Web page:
The Canary Islands archipelago in the Atlantic Ocean, west of Morocco, is an autonomous community belonging to Spain.
Spain's record-breaking number of blue-flag beaches
Would you like to visit a country with some of the best beaches in the world? Then grab your swimsuit and come to Spain! You can choose from 540 beaches and 98 marina resorts distinguished with the prestigious Blue Flag award, thanks to their quality and safety. Crystal-clear waters, coves, cliffs, broad stretches of sand, and all bathed in radiant sunshine… Spain has exactly what you want. Spain has what you need.
Of the 46 nations in the northern hemisphere eligible for recognition as part of the Blue Flag system, Spain has emerged as the number one. In other words, this summer you'll find the Blue Flag flying on one out of every six Spanish beaches, and one of every six Blue Flag beaches throughout the world will be in Spain. This is an award which is bestowed by the European Environmental Foundation (EEF). What does this distinction guarantee? Beaches where you can find information on all the nature spaces throughout the area, specialised life-saving services, first-rate water quality, signposted areas for surfing, kite surfing, water craft, pedalos, etc., easy access… You're sure to feel like taking a dip...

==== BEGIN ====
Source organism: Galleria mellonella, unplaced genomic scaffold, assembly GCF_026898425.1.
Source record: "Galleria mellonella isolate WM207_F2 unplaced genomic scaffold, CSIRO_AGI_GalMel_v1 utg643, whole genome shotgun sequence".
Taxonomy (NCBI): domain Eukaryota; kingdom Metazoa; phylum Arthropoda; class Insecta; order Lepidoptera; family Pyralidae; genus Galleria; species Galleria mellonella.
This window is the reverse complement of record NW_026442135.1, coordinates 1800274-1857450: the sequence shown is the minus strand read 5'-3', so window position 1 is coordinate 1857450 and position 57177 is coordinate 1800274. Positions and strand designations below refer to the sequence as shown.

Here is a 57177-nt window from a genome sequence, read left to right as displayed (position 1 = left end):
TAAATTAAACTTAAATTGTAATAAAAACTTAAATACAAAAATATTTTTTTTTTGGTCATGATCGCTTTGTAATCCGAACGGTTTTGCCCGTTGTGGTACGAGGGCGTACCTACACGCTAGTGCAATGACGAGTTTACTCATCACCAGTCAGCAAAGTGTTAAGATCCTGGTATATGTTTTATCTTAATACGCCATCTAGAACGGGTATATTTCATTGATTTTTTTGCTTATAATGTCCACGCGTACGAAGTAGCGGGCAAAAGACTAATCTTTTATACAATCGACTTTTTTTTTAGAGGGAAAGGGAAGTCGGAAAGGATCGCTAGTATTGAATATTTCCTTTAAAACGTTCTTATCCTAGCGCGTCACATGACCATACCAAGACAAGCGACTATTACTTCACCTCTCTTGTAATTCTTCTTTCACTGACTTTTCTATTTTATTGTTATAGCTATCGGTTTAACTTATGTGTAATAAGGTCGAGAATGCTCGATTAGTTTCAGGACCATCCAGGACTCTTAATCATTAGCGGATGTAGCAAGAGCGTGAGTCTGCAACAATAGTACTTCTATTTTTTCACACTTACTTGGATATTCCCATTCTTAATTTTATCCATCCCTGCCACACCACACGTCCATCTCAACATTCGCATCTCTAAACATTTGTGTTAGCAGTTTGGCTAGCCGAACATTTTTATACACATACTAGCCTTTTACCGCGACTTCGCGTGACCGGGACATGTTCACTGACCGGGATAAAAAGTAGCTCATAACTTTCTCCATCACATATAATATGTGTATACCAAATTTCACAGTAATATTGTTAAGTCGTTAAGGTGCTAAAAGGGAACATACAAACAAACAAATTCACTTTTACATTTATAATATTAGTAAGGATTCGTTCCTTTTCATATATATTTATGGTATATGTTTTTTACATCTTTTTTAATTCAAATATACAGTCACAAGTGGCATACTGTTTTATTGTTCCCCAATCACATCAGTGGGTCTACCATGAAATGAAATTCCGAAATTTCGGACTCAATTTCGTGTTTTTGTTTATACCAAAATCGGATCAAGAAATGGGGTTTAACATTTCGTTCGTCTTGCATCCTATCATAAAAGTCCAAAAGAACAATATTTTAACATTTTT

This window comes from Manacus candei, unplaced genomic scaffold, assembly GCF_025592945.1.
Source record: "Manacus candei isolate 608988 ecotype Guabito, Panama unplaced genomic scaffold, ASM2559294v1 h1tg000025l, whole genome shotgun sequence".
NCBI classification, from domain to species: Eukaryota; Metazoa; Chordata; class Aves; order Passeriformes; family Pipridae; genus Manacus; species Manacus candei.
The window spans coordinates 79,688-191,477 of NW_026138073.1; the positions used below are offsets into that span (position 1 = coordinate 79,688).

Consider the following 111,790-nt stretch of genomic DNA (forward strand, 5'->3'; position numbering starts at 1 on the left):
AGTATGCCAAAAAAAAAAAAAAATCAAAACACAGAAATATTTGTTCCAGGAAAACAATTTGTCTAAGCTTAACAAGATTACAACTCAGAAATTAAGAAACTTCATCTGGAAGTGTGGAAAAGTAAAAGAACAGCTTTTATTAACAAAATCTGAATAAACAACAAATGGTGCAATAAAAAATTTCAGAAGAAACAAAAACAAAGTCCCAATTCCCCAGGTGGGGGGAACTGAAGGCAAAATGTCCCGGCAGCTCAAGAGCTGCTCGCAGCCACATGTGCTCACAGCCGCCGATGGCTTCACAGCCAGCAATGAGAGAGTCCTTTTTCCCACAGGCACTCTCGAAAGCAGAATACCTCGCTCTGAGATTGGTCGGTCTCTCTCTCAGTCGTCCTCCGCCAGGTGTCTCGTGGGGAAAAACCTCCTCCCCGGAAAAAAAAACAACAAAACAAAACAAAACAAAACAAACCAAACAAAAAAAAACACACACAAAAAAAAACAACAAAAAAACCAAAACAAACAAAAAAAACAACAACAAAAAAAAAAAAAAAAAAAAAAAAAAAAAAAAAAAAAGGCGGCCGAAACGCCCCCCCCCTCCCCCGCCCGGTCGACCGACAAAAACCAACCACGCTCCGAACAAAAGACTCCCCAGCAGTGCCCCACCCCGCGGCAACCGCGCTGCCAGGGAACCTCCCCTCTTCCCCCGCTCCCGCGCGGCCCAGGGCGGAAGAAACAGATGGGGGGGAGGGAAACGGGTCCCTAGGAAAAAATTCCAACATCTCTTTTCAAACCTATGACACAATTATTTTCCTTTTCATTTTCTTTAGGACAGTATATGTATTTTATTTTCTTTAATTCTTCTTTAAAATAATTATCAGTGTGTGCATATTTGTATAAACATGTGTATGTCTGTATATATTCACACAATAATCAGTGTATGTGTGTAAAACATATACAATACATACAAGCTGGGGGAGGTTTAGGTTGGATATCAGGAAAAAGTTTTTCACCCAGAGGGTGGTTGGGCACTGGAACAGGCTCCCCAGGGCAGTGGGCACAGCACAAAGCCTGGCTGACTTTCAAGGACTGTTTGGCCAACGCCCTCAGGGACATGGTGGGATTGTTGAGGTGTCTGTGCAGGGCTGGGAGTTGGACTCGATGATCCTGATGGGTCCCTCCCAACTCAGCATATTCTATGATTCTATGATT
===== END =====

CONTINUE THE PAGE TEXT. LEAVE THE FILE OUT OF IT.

All along the coast of Spain… and inland too.
You'll find a blue flag in most of the coastal areas in Spain. Holidaymakers heading for the north can expect to see spectacular landscapes and cliffs. Make a note of Galicia, the area of Spain which has the highest number of Blue Flags (143) and where you'll be able to enjoy enchanting destinations such as Sanxenxo, or places such as the Islas Atlánticas National Park, where you'll find Rodas beach, selected by The Guardian newspaper as the best beach in the world. Can you picture yourself lazing there now? We also recommend Asturias with places such as Llanes, and the Basque Country with unforgettable destinations like Getxo.